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J Appl Dev Psychol. 2007 Jan;28(1):40-55.

Contextual risk and parenting as predictors of effortful control and social competence in preschool children.

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University of Washington, United States.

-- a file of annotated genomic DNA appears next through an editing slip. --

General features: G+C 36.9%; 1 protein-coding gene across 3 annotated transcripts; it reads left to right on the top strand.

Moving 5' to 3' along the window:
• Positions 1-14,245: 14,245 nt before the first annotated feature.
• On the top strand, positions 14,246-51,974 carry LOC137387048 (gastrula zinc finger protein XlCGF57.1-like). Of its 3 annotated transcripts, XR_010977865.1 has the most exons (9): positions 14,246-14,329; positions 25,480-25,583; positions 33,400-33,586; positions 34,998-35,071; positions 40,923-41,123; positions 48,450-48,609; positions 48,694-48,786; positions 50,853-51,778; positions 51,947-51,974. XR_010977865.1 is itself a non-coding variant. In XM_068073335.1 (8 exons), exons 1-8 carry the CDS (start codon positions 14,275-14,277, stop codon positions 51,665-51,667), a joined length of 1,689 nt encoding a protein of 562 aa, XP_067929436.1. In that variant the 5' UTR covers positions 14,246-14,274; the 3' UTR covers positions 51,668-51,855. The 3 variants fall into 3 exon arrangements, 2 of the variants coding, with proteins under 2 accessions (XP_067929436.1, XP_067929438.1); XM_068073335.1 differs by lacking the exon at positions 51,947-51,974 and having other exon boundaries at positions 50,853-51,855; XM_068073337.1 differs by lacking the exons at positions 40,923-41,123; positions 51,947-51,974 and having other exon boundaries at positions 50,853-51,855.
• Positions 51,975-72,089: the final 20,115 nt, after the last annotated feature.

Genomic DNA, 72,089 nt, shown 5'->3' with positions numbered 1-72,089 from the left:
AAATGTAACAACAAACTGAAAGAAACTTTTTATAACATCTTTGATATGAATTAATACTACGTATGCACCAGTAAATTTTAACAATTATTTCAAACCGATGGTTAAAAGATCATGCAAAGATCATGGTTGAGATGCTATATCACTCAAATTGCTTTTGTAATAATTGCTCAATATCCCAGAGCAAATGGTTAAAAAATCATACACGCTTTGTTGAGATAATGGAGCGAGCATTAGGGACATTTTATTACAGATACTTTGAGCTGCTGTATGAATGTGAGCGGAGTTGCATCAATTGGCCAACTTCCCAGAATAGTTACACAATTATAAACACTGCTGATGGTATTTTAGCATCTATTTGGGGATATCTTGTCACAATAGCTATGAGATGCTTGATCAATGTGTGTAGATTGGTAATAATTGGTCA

Using a short-term longitudinal design (6 months), this study examined cumulative contextual risk as a predictor of effortful control (EC) and social competence in a community sample of children (N = 80, ages 33-40 months at time 1). Maternal parenting was examined as a mediator of contextual risk. EC was assessed using laboratory tasks, and parenting was assessed using observational ratings. Time 1 contextual risk was negatively related to time 2 EC after controlling for time 1 EC. Mothers' limit setting and scaffolding predicted higher time 2 EC and accounted for the effect of contextual risk. Time 1 EC, contextual risk, and parenting predicted time 2 social competence, and contextual risk had an indirect effect on social competence through parenting. Results suggest that contextual risk predicts smaller relative increases in EC and that parenting accounts for this effect. Knowledge of the factors that divert or promote effortful control can provide targets for intervention to enhance effortful control abilities and better adjustment.

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